Synonyms for emlagh or Related words with emlagh

rathreagh              tirerrill              clonmacnowen              kiltartan              kilkeedy              dunkellin              ballynahown              ballynacourty              kilbegnet              kilcommock              rathaspick              moyarta              leyny              shrule              kilmacteige              killanummery              trughanacmy              cloonclare              tiaquin              clonlisk              kildrumsherdan              killinane              kilcolman              enniskeen              tobercurry              ibrickan              kilmactranny              glennamaddy              clanmaurice              kilshalvy              drumlumman              aghanagh              toomour              kilmacduane              kilflyn              cloonoghil              kilmacallan              noughaval              ballyknock              ennistimon              boylagh              ballynamona              rossinver              emlaghfad              kilquane              ballynamuddagh              lisduff              clankee              killaraght              rosclogher             

Examples of "emlagh"
Emlagh High Cross or Emlagh Cross is a high cross which is a National Monument in County Roscommon, Ireland.
Emlagh High Cross is located southwest of Castlerea.
The civil parish today has graveyards at Baunmore, Emlagh, Farrihy, Kilfearagh and Kilnagalliagh.
Townlands are Ballyonan or Doonaghboy, Baunmore, Corbally, Dough, Emlagh, Farrihy, Foohagh, Garraun, Kildeema, Kilfearagh, Kilkee Lower, Kilkee Upper, Kilnagalliagh, Knockroe, Leaheen, Lisdeen, Lisluinaghan, Moyasta, Termon East and Termon West.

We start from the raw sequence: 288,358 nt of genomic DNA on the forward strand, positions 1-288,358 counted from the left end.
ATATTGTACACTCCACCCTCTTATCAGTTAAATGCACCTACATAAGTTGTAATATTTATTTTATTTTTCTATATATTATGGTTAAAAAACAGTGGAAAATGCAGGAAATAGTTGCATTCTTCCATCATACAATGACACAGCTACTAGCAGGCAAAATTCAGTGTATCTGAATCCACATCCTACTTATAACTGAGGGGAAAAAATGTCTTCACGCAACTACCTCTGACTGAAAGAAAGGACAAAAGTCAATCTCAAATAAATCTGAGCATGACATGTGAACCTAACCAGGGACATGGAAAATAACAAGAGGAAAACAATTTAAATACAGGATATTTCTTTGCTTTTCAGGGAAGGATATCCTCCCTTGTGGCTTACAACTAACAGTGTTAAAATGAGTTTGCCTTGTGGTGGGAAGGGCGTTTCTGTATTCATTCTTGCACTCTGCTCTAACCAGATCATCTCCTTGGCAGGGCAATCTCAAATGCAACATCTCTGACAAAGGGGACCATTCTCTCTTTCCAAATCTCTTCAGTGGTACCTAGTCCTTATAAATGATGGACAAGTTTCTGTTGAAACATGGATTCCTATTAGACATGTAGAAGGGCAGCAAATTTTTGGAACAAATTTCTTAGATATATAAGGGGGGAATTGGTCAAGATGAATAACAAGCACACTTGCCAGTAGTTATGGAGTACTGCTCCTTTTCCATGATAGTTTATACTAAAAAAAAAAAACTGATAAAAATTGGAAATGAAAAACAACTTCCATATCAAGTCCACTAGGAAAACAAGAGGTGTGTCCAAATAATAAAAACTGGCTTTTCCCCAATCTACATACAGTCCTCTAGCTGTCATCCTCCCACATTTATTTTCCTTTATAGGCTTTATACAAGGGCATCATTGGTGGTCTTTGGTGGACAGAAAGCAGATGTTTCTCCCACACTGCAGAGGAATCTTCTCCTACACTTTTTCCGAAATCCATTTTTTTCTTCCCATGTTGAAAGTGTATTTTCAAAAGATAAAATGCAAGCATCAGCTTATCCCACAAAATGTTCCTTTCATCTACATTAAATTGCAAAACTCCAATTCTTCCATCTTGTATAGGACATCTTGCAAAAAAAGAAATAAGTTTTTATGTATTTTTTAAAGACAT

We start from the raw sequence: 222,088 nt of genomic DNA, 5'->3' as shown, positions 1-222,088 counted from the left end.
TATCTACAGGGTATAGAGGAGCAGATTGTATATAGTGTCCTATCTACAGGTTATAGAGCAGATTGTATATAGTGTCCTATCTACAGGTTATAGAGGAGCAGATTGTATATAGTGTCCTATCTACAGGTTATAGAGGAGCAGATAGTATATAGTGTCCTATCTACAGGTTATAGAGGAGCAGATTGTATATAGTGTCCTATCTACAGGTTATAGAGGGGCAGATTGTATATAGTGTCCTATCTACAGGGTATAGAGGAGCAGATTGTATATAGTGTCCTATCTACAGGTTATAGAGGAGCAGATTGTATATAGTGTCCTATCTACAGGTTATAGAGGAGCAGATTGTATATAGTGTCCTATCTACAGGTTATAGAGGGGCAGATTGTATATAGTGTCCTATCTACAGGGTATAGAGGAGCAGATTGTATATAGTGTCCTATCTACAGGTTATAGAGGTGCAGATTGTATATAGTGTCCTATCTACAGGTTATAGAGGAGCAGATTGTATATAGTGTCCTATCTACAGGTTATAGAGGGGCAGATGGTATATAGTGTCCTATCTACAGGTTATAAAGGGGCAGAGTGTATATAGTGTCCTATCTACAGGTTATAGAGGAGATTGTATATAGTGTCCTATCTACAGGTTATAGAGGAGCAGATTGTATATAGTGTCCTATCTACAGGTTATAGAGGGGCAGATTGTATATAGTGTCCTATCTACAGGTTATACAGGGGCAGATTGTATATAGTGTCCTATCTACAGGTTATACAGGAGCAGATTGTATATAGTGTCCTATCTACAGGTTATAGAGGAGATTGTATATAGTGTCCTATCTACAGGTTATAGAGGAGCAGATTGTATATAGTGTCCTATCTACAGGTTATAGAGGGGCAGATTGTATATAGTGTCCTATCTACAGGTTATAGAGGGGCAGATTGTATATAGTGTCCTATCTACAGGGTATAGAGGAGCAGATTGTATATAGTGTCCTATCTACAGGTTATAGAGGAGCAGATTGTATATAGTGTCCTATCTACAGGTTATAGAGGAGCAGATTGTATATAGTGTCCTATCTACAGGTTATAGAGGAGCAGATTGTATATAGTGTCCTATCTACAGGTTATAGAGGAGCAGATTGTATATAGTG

The R567 road is a regional road in Ireland. It is a road on the Iveragh Peninsula in County Kerry. The road is part of the Wild Atlantic Way. Parts of the road form part of the Emlagh Loop walking trail.
Elphin has historically been an important market town and the diocesan centre for the Diocese of Elphin. St Patrick is believed to have visited Elphin, consecrated its first church and ordained its first bishop, Asicus (subsequently the patron saint of Elphin). Information supporting the visitation of St Patrick is to be found in two important memorials of early Irish hagiography, the Vita Tripartita of St Patrick, and the "Patrician Documents" in the Book of Armagh. On his missionary tour through Connacht in 434 or 435, St Patrick came to the territory of Corcoghlan, present day Elphin. The chief of that territory, a noble Druid named Ono, gave land and afterwards his castle or fort to St Patrick to found a church and monastery. The place, which had hitherto been called Emlagh-Ono (a derivation of its owners name) received the designation of Ail Finn, which means "rock of the clear spring". It derives from a story of St Patrick raising a large stone from a well opened by him in the land of Ono and placed on its margin. A copious stream of crystal water flowed from the well and continues to flow through Elphin to this day. St Patrick built a church called Tempull Phadruig (Patrick's church) and established an Episcopal See in Elphin. St Asicus remained as bishop of Elphin. St Patrick also founded an episcopal monastery or college at Elphin, believed to be one of the first monasteries founded by him. In pre-Reformation times, Elphin was host to a large number of religious orders and was a religious centre of international significance. This is supported by the appearance of Elphin in a number of pan-European maps in the Middle Ages.